In the context of developing a SaaS content strategy, user research serves a couple of purposes:
gathering raw data from users regarding their pain points
finding out how they solve their problems at the moment, without your product
getting a sense of the context in which a user starts searching for a product like yours
understanding what convinces them to buy a product and what prevents them from doing so
finding out what users love or dislike about your product and competitors
Once you have enough data to work with, you can start looking for patterns.
A structured way to do this is to organize the needs by type, associate them with user profiles and segments, then rate the importance of those needs.
By identifying the pain points that are mentioned the most often and rating their severity, you’ll know where to start from when building your content strategy and messaging.
If you’re at a later stage in the product lifecycle, this exercise will help you find the gaps in your content strategy and adjust your channels, USPs, content types, messaging, and incentives.
These are useful for specific questions such as pricing brackets, product features, or satisfaction with the product.
You can send surveys via e-mail or run in-app or on-site micro surveys which focus on one-two questions at a time.
You can find some sample surveys questions here.
With focus groups, you bring together users who have something in common: the industry, location, job title, company size, age, product usage patterns, and so on.
Your goal is to understand how they think, feel, and use a specific product or feature, so you should avoid leading the users or influencing their behavior. Let them interact and influence each other and let them start conversations; listen and observe.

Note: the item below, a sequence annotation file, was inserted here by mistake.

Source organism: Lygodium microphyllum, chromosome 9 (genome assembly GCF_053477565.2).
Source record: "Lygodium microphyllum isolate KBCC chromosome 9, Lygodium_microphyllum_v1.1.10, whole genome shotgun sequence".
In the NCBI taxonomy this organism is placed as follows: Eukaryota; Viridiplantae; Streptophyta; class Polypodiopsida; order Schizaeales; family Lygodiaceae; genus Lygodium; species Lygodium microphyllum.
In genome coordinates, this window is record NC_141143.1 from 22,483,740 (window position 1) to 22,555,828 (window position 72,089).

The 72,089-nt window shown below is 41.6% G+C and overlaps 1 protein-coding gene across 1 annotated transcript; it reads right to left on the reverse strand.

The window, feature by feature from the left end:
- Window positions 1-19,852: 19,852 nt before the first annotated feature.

Aim for groups of 8–10 people.
If you don’t have a user base that’s big enough for surveys and you don’t want to pay for focus groups, you can do 1:1 interviews as well. These have the advantage of telling you much more about the users, their problems, and how they perceive your solution.
In principle, you should aim for 5–20 interviews.
You’ll find some sample questions to ask during interviews in the last section of this article.
If your sales team records customer calls and demos, go through the calls and write down all the pain points mentioned and all the questions asked by the users.
Keep track of these in a spreadsheet where you collect also the job titles and company profiles, the industry, and any other information that’s relevant for your customer research.
Ask for access to your ticketing system also, to see what are the most frequent complaints and questions that your customer service team receives. Again, add these to your customer research spreadsheet and look for patterns.
Look at your competitors’ sites:
Which companies do they have testimonials from? What job titles?
Which companies are featured in their case studies? What were the problems solved, and what were the solutions?
Analyze their content — what are they writing about that gets shares or comments from your target users?
Look at their social profiles — what are they sharing that gets more engagement from your target users?
Look at LinkedIn profiles of people who have the job titles that interest you.
Are they sharing specific content types or topics?
What are they posting about?
What companies are they following?
What are they commenting on?